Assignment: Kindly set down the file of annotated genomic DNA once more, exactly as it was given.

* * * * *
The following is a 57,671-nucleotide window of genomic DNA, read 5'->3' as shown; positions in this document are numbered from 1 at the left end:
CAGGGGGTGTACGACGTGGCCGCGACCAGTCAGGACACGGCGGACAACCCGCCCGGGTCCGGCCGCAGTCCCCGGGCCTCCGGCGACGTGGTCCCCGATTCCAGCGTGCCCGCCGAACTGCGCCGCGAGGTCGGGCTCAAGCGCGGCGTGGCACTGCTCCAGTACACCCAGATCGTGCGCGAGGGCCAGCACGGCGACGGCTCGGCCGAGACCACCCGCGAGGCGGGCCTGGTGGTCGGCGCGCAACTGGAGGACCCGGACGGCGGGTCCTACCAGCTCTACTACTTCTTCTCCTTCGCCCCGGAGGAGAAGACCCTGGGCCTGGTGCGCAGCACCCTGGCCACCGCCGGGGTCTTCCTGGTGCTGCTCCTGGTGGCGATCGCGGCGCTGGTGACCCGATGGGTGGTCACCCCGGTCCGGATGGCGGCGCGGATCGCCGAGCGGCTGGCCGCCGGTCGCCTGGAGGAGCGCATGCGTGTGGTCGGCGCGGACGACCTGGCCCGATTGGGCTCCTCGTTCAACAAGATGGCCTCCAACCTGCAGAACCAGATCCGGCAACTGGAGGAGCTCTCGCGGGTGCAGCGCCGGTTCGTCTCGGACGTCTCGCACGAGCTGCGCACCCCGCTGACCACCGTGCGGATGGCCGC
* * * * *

The following is a 57,671-nucleotide window of genomic DNA, read 5'->3' as shown; positions in this document are numbered from 1 at the left end:
CAGGGGGTGTACGACGTGGCCGCGACCAGTCAGGACACGGCGGACAACCCGCCCGGGTCCGGCCGCAGTCCCCGGGCCTCCGGCGACGTGGTCCCCGATTCCAGCGTGCCCGCCGAACTGCGCCGCGAGGTCGGGCTCAAGCGCGGCGTGGCACTGCTCCAGTACACCCAGATCGTGCGCGAGGGCCAGCACGGCGACGGCTCGGCCGAGACCACCCGCGAGGCGGGCCTGGTGGTCGGCGCGCAACTGGAGGACCCGGACGGCGGGTCCTACCAGCTCTACTACTTCTTCTCCTTCGCCCCGGAGGAGAAGACCCTGGGCCTGGTGCGCAGCACCCTGGCCACCGCCGGGGTCTTCCTGGTGCTGCTCCTGGTGGCGATCGCGGCGCTGGTGACCCGATGGGTGGTCACCCCGGTCCGGATGGCGGCGCGGATCGCCGAGCGGCTGGCCGCCGGTCGCCTGGAGGAGCGCATGCGTGTGGTCGGCGCGGACGACCTGGCCCGATTGGGCTCCTCGTTCAACAAGATGGCCTCCAACCTGCAGAACCAGATCCGGCAACTGGAGGAGCTCTCGCGGGTGCAGCGCCGGTTCGTCTCGGACGTCTCGCACGAGCTGCGCACCCCGCTGACCACCGTGCGGATGGCCGC